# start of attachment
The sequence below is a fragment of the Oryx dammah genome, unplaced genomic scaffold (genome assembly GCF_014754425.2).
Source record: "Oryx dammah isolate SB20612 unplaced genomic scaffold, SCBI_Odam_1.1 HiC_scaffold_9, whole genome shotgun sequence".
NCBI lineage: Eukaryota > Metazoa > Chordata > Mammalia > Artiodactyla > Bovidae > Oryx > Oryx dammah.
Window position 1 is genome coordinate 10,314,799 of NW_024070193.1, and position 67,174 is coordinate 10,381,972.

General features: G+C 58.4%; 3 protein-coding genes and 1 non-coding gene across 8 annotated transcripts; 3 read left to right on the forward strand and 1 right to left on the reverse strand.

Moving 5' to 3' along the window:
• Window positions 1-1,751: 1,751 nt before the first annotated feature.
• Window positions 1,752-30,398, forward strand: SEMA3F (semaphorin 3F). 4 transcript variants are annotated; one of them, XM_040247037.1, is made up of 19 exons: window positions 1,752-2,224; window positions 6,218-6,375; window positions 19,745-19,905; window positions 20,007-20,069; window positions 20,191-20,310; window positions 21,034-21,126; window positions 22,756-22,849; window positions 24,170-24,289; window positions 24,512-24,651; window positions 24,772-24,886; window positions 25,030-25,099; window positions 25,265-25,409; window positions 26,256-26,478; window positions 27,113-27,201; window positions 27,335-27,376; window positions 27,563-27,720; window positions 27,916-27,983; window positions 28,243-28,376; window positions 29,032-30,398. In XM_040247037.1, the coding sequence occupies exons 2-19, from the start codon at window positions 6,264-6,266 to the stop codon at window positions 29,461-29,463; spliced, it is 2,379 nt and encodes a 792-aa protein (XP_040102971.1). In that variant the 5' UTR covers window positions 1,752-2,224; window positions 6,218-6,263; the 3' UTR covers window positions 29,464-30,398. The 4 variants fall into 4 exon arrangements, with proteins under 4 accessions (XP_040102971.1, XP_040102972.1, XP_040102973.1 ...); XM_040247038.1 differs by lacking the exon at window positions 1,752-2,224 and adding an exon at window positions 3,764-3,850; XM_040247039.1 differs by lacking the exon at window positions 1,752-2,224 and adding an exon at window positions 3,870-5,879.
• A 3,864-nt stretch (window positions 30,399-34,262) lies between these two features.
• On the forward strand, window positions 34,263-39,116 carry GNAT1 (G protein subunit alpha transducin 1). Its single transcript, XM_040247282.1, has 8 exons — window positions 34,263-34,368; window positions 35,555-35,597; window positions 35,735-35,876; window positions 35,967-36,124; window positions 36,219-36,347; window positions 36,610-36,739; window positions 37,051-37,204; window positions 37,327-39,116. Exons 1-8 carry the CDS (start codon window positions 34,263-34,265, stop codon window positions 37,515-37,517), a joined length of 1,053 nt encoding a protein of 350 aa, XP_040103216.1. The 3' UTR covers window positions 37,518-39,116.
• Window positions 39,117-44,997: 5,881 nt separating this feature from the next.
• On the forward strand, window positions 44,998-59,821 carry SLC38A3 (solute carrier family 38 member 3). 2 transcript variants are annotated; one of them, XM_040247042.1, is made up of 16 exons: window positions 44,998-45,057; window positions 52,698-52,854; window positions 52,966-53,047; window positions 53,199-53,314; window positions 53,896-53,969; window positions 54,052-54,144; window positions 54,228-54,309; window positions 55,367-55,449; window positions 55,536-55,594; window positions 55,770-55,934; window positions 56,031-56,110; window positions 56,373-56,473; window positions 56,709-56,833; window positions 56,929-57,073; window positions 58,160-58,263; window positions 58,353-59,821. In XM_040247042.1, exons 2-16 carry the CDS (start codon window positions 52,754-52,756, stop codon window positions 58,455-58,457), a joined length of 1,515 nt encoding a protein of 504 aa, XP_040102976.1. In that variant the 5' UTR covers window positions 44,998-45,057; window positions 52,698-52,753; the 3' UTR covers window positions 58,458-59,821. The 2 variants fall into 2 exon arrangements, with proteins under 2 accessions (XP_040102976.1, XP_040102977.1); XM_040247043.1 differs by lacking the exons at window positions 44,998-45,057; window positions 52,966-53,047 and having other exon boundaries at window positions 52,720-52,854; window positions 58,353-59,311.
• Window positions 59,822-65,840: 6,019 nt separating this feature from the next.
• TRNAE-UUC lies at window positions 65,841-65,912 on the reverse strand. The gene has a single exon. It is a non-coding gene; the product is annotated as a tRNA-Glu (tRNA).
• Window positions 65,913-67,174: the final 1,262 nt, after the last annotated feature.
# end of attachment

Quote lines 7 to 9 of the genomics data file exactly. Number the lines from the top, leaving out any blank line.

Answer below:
• Window positions 1-1,751: 1,751 nt before the first annotated feature.
• Window positions 1,752-30,398, forward strand: SEMA3F (semaphorin 3F). 4 transcript variants are annotated; one of them, XM_040247037.1, is made up of 19 exons: window positions 1,752-2,224; window positions 6,218-6,375; window positions 19,745-19,905; window positions 20,007-20,069; window positions 20,191-20,310; window positions 21,034-21,126; window positions 22,756-22,849; window positions 24,170-24,289; window positions 24,512-24,651; window positions 24,772-24,886; window positions 25,030-25,099; window positions 25,265-25,409; window positions 26,256-26,478; window positions 27,113-27,201; window positions 27,335-27,376; window positions 27,563-27,720; window positions 27,916-27,983; window positions 28,243-28,376; window positions 29,032-30,398. In XM_040247037.1, the coding sequence occupies exons 2-19, from the start codon at window positions 6,264-6,266 to the stop codon at window positions 29,461-29,463; spliced, it is 2,379 nt and encodes a 792-aa protein (XP_040102971.1). In that variant the 5' UTR covers window positions 1,752-2,224; window positions 6,218-6,263; the 3' UTR covers window positions 29,464-30,398. The 4 variants fall into 4 exon arrangements, with proteins under 4 accessions (XP_040102971.1, XP_040102972.1, XP_040102973.1 ...); XM_040247038.1 differs by lacking the exon at window positions 1,752-2,224 and adding an exon at window positions 3,764-3,850; XM_040247039.1 differs by lacking the exon at window positions 1,752-2,224 and adding an exon at window positions 3,870-5,879.
• A 3,864-nt stretch (window positions 30,399-34,262) lies between these two features.